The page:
The country is abuzz about the prospect of impeaching a powerful figure who got his ultra-influential job under a cloud of controversy.
No, not President Donald Trump (this time). I’m talking about Supreme Court Justice Brett Kavanaugh.
Kavanaugh made it to the nation’s highest court in October 2018 after a nomination process that was dominated by allegations that he had sexually assaulted women in both high school and college (allegations that he denied).
The confirmation hearings – highlighted by the emotional testimony of Christine Blasey Ford, who said Kavanaugh had assaulted her at a party in high school – became a cultural touchstone. It sparked a broader conversation amid the “Me Too” movement about whether allegations like these had some sort of cultural statute of limitations, about the reliability of memory and of what we owe accusers – and the accused. It dominated the news for weeks. It even became the stuff of parody, with Matt Damon playing Kavanaugh during a particularly memorable skit on “Saturday Night Live.”
But then, the story – mostly – went away, as Kavanaugh got confirmed and disappeared behind the curtain of the Supreme Court. However, a new book by two New York Times reporters, which includes new allegations about Kavanaugh’s behavior in college, has re-started the debate of how he got onto the Court in the first place and whether he should stay there.
The new Kavanaugh book – “The Education of Brett Kavanaugh” – revisits one of the claims and contains a former male classmate’s new allegation which the authors say was corroborated by two sources, and reporting that suggests the FBI didn’t interview potential witnesses during its examination of the allegations.
In the blink of an eye, Kavanaugh became a political football again. Trump sent a flurry of tweets defending Kavanaugh, including this one:
“Brett Kavanaugh should start suing people for libel, or the Justice Department should come to his rescue. The lies being told about him are unbelievable. False Accusations without recrimination. When does it stop? They are trying to influence his opinions. Can’t let that happen!”
(Sidebar: In the original tweet, Trump spelled “libel” l-i-a-b-l-e which is, of course, liable. Totally fine! Very normal!)
At least five of Trump’s potential Democratic rivals – Elizabeth Warren, Bernie Sanders, Kamala Harris, Beto O’Rourke and Pete Buttigieg – quickly called for Kavanaugh to be impeached.
Which got me to wondering: How do you impeach a Supreme Court justice? And might it, you know, actually happen?
The first question is easier to answer than the second. So let’s tackle that one first.
Impeaching a Supreme Court justice it turns out, is a lot like impeaching a president.
So an impeachment effort would start in the House, where a majority could approve of articles of impeachment against Kavanaugh. (The charges would likely deal with allegations made by some Democrats that he lied about his conduct in high school and college under oath during his Senate confirmation hearing.)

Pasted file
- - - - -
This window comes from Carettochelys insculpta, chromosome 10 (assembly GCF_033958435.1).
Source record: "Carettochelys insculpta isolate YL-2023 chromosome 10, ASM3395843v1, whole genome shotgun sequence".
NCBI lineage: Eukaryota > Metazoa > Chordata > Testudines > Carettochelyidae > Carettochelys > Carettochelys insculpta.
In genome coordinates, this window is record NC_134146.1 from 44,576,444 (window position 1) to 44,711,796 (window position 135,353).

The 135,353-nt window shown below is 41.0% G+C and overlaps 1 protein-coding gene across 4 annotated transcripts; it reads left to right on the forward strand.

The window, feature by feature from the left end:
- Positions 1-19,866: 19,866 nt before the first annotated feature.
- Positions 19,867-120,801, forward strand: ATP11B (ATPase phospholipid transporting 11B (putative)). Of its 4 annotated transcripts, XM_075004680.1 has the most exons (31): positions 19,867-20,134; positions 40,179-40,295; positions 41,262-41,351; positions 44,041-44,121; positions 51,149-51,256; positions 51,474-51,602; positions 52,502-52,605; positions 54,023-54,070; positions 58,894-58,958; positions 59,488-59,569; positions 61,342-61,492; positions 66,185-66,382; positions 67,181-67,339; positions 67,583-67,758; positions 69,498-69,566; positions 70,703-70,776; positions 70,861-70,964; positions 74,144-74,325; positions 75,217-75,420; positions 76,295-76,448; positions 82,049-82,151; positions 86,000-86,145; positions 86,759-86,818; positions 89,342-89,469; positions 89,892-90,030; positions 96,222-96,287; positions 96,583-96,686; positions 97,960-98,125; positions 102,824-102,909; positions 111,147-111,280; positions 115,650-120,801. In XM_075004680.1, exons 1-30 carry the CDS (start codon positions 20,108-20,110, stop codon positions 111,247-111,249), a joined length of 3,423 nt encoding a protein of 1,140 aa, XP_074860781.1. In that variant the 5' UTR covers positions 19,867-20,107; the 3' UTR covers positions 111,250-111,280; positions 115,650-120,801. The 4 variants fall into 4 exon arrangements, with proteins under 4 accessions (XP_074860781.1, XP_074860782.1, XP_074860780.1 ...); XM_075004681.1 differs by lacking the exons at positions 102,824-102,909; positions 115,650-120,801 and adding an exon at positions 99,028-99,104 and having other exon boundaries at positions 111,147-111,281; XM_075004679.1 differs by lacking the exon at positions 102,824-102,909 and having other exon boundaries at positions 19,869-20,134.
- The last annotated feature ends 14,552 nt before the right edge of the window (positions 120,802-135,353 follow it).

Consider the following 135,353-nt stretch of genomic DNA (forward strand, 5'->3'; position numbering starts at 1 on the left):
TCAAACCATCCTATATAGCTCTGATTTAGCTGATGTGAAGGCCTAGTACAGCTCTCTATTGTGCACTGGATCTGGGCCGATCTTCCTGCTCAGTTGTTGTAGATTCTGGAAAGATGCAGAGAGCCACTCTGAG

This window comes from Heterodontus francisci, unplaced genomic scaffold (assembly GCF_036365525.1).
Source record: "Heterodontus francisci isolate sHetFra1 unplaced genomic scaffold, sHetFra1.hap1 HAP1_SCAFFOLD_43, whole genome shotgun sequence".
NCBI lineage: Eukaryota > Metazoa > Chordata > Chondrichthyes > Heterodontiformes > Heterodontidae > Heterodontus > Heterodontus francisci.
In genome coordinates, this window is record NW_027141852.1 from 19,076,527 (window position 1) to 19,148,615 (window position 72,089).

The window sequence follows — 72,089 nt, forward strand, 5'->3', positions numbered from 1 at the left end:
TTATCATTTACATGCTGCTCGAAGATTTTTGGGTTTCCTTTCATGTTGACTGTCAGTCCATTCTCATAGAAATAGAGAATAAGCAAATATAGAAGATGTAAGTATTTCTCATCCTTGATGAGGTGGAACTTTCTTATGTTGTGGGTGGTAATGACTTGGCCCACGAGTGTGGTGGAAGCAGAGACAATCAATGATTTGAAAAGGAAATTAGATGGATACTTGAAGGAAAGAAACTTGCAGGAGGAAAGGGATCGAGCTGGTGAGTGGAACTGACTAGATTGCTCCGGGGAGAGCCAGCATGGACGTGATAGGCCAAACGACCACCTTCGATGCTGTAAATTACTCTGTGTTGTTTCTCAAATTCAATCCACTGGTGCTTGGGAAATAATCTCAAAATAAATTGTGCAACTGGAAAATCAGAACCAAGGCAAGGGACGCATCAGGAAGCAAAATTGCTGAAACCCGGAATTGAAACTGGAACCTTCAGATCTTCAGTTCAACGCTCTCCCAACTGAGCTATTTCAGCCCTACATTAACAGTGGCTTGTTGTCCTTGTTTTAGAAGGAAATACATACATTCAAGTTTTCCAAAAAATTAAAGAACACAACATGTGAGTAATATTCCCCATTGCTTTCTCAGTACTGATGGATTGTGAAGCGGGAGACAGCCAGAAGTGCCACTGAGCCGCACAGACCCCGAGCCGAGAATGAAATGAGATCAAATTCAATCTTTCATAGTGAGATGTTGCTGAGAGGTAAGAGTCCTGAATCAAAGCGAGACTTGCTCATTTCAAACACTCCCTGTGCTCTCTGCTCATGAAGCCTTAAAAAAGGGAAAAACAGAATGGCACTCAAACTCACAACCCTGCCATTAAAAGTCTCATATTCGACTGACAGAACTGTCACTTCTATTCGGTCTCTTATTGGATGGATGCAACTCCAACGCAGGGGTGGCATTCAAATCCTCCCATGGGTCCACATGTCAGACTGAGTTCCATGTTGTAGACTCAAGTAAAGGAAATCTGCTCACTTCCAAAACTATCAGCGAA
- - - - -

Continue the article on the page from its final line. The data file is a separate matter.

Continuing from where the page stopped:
If the House passed impeachment, a trial would then be held in the Senate. In order to remove Kavanaugh, two-thirds of the Senate would have to vote to convict him.
It’s probably worth noting here that a sitting Supreme Court justice has never actually been removed from office by Congress. Samuel Chase came close in 1805, when he was impeached by the House but acquitted by the Senate. (The charge against Chase? That he was too partisan!! Man, was the 19th Century quaint!)
Just because no Supreme Court justice has ever been impeached and removed from the bench doesn’t mean people haven’t been trying to do just that for years. There have been calls for impeachment charges to be brought against, among others Justice Clarence Thomas, Chief Justice John G. Roberts Jr. and Justice Sonia Sotomayor. And as Washington Post Supreme Court reporter Robert Barnes notes, there were billboards across the south during the 1950s calling for the impeachment of Justice Earl Warren following several rulings on desegregation.
In short: We’ve been here before. And for all of the sound and fury, even Samuel Chase served six more years on the country’s highest court after being acquitted by the Senate.
That history, plus our current political reality, make it very, very unlikely that Kavanaugh is going to be kicked off the Court.
Why? Even if the Democratic-controlled House managed to impeach Kavanaugh – and that is no sure thing – there is almost no chance that the Senate would convict him. Republicans hold 53 Senate seats, which means that 20 of them would need to vote along with Democrats in order for Kavanaugh to be removed. Short of some hugely damning – and indisputably true – new facts about Kavanaugh’s past, it’s impossible to see such a thing happening.
All of which means that no matter how many books get written about Kavanaugh’s past, his future is almost certainly on the Supreme Court.